the Ford Casa has officially cruised into 1972.

Yes, that’s right – we are rocking a ginormous antenna. Because that’s what you do when you live in the woods – where even satellite dishes don’t get the job done – and are genuinely to your wits end with the CW & PBS just puttered out on you much to your toddlers disapproval.  Yes, we are the proud new watchers, blip-free I might add, of ABC, CBS, & NBC.

Praise be.

No worries – we still get all the vampires, 90210, and Tyra Banks anyone could ever possibly wish for. Whoopee…

And in celebration of our new technology, Noah and I watched Saturday morning cartoons – sort of. The news shows were still on the main channels when we started so we had to watch 6.2 – usually the country music station – where we found Gina D’s Kid Club. If you haven’t seen it, it’s… interesting. Let’s just sum it up by saying there is a man, dressed as an old lady, and her name is Momma.

Anyway.

There was a segment about smiling – I think the parent channel is big on smiling, go figure – and there was a cartoon character a little on the heavy side and not the most attractive girl, intentional of course. The point was for the “cool kid” to smile at her to make her more attractive – because if she smiles she’s pretty inside and out. Blah, blah, blah…

So what does Noah say when the little girl was on the screen?

“hippa-pah-mih-muss?”

Oh dear…he’s cute enough to just let that one go, right?

To his defense, we’ve watched a lot of Madagascar lately…

The Chicken

In our case, this is the answer to the age old question: What came first the chicken or the egg?

But, great day, alas:

Dilly Bird’s first contribution to the coop.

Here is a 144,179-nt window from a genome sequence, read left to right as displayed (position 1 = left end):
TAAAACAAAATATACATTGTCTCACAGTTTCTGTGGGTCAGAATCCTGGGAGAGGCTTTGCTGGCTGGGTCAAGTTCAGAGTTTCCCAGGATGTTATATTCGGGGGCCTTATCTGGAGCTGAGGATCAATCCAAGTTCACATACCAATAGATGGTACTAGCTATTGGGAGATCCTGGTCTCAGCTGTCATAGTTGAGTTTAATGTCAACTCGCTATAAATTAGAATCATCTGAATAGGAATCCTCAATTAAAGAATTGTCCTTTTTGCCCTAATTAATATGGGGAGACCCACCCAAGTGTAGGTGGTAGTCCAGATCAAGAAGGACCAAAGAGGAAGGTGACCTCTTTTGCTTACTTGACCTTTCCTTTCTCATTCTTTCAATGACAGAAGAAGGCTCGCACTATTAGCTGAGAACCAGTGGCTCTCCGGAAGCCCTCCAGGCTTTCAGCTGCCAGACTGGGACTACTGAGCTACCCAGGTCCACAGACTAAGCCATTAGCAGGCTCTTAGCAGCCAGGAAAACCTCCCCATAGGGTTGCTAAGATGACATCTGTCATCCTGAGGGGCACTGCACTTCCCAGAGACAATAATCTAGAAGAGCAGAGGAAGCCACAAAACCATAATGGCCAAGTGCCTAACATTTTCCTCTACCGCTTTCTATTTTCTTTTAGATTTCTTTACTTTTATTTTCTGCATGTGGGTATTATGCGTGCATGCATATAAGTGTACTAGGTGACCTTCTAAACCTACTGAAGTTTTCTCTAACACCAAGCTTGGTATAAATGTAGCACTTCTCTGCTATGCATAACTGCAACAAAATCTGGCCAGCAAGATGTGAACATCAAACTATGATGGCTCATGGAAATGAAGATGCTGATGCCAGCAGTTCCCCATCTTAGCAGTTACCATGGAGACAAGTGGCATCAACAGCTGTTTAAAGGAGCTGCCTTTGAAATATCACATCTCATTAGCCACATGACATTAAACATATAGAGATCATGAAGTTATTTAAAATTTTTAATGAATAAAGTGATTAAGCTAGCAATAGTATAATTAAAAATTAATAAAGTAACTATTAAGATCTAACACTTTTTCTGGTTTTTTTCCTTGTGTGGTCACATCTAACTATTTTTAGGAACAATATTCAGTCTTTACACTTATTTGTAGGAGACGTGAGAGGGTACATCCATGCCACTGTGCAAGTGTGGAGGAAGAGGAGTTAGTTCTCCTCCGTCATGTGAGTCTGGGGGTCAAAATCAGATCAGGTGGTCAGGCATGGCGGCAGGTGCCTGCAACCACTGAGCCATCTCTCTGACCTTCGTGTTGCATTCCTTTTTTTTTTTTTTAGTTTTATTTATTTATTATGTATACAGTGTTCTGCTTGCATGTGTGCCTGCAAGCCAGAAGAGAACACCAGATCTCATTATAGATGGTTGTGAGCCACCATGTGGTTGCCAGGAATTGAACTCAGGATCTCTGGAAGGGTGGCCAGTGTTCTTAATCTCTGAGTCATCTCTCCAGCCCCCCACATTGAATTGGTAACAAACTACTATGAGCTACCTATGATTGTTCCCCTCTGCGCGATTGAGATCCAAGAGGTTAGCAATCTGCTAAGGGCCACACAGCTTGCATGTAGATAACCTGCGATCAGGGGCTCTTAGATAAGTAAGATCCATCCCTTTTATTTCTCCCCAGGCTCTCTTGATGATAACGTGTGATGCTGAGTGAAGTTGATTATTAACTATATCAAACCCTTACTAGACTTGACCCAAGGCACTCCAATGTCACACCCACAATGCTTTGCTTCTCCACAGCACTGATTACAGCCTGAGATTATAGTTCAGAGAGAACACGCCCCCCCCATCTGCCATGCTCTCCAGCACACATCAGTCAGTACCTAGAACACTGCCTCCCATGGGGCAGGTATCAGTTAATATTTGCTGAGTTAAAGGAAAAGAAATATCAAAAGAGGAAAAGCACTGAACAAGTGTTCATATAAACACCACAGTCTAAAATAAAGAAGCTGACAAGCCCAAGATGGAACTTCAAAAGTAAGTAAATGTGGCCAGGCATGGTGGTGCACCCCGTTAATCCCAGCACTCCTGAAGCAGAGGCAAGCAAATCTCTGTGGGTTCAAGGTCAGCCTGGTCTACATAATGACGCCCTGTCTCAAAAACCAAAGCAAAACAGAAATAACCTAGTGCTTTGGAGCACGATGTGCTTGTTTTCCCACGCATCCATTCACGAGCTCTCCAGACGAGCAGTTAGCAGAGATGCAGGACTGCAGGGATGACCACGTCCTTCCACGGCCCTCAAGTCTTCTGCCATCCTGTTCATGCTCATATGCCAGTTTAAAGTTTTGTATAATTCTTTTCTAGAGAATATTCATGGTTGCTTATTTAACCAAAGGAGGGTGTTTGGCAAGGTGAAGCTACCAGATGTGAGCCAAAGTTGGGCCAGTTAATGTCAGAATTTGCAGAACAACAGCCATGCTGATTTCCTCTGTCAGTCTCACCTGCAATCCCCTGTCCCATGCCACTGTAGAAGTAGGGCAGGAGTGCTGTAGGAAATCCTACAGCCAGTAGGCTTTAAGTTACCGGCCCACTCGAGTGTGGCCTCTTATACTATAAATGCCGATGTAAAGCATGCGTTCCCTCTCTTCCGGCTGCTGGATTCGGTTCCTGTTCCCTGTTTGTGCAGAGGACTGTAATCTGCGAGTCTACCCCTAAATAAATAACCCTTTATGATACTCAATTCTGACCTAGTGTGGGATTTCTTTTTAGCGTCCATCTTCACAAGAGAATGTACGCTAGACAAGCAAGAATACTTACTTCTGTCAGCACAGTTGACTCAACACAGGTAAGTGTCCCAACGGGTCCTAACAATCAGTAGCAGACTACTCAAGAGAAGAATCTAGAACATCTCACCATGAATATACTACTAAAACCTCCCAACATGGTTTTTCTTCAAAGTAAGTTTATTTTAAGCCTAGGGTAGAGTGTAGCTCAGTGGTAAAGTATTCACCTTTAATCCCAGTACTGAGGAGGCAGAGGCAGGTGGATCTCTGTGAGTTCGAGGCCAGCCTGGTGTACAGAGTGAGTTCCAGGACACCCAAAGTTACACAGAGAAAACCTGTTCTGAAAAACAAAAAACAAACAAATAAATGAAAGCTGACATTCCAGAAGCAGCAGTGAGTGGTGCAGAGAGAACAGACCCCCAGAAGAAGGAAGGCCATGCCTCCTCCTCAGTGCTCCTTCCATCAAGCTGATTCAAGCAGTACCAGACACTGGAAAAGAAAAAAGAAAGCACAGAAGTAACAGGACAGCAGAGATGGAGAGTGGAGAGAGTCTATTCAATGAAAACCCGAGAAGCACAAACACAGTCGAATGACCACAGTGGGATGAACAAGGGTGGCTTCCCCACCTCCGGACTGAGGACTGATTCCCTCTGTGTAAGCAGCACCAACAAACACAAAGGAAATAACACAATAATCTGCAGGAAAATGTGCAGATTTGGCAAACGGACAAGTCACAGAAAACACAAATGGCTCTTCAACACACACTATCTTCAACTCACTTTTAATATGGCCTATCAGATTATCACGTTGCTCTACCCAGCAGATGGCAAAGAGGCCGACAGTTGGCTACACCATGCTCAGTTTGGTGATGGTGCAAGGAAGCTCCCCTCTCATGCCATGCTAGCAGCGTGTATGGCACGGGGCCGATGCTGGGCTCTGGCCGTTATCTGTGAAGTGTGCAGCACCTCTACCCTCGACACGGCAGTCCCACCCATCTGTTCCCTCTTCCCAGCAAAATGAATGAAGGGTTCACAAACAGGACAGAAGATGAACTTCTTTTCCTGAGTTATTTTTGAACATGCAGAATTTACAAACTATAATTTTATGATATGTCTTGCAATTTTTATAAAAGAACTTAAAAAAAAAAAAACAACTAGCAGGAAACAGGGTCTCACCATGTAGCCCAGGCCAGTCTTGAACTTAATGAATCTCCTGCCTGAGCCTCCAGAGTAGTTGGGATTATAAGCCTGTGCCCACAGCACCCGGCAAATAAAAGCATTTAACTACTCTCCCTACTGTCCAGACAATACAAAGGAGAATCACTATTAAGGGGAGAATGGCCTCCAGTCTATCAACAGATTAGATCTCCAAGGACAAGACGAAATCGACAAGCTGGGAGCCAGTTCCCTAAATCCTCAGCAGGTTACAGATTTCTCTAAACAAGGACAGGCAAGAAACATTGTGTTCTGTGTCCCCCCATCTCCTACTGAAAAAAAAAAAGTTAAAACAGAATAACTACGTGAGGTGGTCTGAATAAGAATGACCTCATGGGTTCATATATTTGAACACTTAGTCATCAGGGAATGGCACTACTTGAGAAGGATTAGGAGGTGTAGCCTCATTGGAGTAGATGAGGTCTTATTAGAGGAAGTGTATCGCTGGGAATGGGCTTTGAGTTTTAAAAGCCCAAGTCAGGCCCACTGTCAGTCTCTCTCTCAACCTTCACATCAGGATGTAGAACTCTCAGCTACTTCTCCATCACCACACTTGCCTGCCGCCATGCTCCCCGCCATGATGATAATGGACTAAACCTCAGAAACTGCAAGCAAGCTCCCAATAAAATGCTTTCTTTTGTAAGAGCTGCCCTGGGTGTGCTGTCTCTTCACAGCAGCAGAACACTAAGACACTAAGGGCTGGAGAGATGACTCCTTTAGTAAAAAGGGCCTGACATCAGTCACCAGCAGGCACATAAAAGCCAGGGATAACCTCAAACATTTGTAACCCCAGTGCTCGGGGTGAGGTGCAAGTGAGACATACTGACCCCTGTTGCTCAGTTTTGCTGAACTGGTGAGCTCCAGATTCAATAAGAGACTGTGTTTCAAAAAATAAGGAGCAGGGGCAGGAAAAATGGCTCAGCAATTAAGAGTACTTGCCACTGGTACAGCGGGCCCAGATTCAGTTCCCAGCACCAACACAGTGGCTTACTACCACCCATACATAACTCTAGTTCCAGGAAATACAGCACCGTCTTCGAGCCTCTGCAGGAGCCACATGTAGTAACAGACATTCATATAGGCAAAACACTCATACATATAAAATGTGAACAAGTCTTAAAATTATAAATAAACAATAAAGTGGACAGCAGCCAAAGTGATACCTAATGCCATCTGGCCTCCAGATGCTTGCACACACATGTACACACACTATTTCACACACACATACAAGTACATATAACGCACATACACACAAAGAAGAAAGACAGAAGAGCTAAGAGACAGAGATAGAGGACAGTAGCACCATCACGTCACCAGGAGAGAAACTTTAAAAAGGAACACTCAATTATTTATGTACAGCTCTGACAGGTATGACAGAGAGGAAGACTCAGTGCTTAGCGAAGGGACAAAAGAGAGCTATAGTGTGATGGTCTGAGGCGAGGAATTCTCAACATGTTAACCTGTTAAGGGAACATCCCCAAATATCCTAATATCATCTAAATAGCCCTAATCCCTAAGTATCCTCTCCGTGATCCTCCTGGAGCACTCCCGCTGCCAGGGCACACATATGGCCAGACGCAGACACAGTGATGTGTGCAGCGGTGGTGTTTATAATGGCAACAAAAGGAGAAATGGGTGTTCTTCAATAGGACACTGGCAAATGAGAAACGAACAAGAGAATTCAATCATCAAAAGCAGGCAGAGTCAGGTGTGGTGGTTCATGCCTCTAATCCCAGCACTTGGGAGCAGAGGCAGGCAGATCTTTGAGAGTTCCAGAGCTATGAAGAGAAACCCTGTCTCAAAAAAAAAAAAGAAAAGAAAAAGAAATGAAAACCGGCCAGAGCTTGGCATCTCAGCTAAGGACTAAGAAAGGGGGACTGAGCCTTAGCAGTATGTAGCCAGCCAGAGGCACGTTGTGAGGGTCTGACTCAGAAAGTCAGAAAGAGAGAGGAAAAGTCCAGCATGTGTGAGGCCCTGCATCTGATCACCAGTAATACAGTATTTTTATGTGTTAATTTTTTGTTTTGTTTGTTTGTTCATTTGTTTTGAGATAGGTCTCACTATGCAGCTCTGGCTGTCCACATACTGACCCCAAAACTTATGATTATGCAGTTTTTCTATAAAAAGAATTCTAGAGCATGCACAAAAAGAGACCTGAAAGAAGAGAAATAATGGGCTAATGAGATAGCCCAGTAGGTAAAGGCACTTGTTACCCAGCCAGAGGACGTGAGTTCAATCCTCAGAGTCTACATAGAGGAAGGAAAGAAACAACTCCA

I was walking home from the office and heard this insane cackling and cawing coming from the coop – almost two cartoonish for a real being to make.

My first thought: Dang raccoons again.

My second thought: Junior found himself a lady friend.

My third thought: I’m having omelets tomorrow!

My fourth thought: Whether it’s one, two, or three I’ve got to see what’s going on.

And sure enough, Junior was having a hay day in the run, fussing and squealing like a child who either just found out he’s having ice cream for dinner or mad as heck because someone took his toy away. The rest of the girls are trying to get out the trap door, but he’s carrying on so and I can’t really blame them for not wanting to cross his path.

As I peeked through the big window I see Dilly sitting in the first nesting box all by her lonesome. She’s rustling the shavings all around her, poking her beak around trying to find something to eat while moving as little as possible. She is perfectly content in her little spot, no matter the shenanigans going on at the other side of the house.

Oh, Dilly, don’t go getting sassy on me, mama. It’s a little early to be broody. We’re still recovering from the past weeks’ events… I promise, I’ll let you sit on them in a month or two.

Of course I can’t keep all the fun to myself – and I don’t really want to be the one to poke the sleeping bear – so I round up the boys, big and little, and we giddily march out to the coop. Chris opens the laying box hatch, Dilly scurries off, and there it sits. Pure, light brown bliss, still warm from Dilly’s interrupted diligence.